He begins his autobiography by describing an image of himself in a prison mug shot. Then he goes back in time, skillfully unveiling the young man behind "the pocked mask." One of the reasons he wrote the book, he says, is that "teens growing up in a zero-tolerance world need to know that there are consequences for foolish behavior, but there are second chances, too."

While writing Hole in My Life, Gantos strove to make his story "authentic," and refrained from censoring or softening gritty elements of prison life. "These days, when we look at YA literature, we look at literature that is adult. Characters face adult experiences," he remarks. "In adult books there are older protagonists stooping down to recreate youthful experiences, while in YA books, you have younger protagonists looking up at the adult world."

Gantos also made a conscious effort not to become too reflective, but to "stay the age" of his character. He kept his writing focused on issues most pressing to contemporary readers. "I had to weed out a lot of material about the late '60s and early '70s culture, because teenagers wouldn't be able to relate," Gantos reflects. "In my book, I don't get into Watergate or the antiwar sentiments expressed by the conscientious objectors I met in jail. Instead of making a political statement, I wanted my autobiography to remain a personal-journey book. I had to be careful to keep the story line and theme right over the plate."

Hole in My Life, which does indeed emerge as a psychological journey, may win Gantos new YA fans on both sides of prison walls. In a final note, he expresses his excitement over upcoming visits to juvenile correctional institutions outside Chicago and in West Virginia, where he has been invited to speak to inmates. "I look forward to working with young writers there," he says, "but I'm not sure how I'll feel walking back through those prison doors." --Lynda Brill Comerford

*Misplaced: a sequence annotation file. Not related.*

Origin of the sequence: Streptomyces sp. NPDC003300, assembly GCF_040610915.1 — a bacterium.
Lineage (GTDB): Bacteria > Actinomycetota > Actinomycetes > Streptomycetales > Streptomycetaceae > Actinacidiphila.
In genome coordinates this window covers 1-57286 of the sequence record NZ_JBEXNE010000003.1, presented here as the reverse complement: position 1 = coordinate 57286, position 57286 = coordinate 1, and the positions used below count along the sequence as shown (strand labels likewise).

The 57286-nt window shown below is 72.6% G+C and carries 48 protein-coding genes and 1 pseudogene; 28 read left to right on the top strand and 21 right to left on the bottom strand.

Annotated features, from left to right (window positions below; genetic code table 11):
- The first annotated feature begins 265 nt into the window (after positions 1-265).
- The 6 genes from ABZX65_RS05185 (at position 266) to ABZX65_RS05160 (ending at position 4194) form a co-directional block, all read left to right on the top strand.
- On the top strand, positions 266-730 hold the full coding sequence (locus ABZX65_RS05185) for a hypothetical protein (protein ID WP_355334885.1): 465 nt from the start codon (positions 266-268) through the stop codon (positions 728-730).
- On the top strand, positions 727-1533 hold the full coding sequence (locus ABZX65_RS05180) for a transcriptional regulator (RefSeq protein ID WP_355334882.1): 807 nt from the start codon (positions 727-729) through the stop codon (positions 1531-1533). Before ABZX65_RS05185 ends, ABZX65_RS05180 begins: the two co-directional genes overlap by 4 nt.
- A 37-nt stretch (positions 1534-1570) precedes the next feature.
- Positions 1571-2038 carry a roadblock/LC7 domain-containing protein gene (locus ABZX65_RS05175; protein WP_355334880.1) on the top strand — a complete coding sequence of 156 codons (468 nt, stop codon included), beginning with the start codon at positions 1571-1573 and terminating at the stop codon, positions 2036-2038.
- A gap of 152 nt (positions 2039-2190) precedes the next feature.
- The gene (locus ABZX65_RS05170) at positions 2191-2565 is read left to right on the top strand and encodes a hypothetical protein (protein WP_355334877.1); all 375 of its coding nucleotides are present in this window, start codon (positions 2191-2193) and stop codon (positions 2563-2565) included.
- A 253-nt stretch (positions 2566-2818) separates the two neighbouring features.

Wendelin Van Draanen

The biographical blurb on the back flap of Wendelin Van Draanen's novel Flipped (Knopf, Sept. 2001) is a definite attention-grabber, asserting that the writer "has been everything from a forklift driver to a high school teacher."

The first-mentioned was not exactly an occupation, explains the California-based author, but part of a task she undertook in her early 20s, after tragedy struck her family. "My parents were both chemists who emigrated from the Netherlands," she says, "and for a while they successfully pursued their 'American dream' and started a business manufacturing chemicals used in the coating of blueprint paper. Then a fire set by an arsonist destroyed their factory and my father died six months later. Though this left our family financially and emotionally devastated, my brothers and I vowed to rebuild the business." They literally rebuilt the factory--hence the forklift reference--and Van Draanen began her first career as an industrial chemist.

Her initial foray into writing was, in her words, "a cathartic undertaking that came out of this same tragedy. I wrote a screenplay about what had happened to my family, since I thought at the time that it would make a good movie." Though she soon realized that that wasn't likely, Van Draanen was hooked on writing. "I embarked on a 10-year adventure writing novels for adults," she notes. "In the meantime, I got married and took a job teaching high school computer science. I woke up at five every morning, wrote for an hour before going off to teach and came home, exhausted, to a mailbox full of rejection slips from publishers."

Van Draanen recalls that one day her husband brought home a copy of Ray Bradbury's Dandelion Wine, one of his favorite novels as a child. "The book made me start thinking about all the mischief my brothers and I got into as kids and I began writing a story about that," she says. Though she wrote it as an adult novel, after receiving a number of rejection letters from publishers and heeding her husband's suggestion that perhaps it would be best suited to the children's market, Van Draanen resubmitted her novel to children's departments.

The manuscript was plucked out of the slush pile at HarperCollins by then associate editor Nancy Sisco, who suggested that Van Draanen cut the story by half and shape it into a book for younger readers. She did, and HarperCollins published How I Survived Being a Girl as a middle-grade novel in 1996, launching Van Draanen's career as a children's author.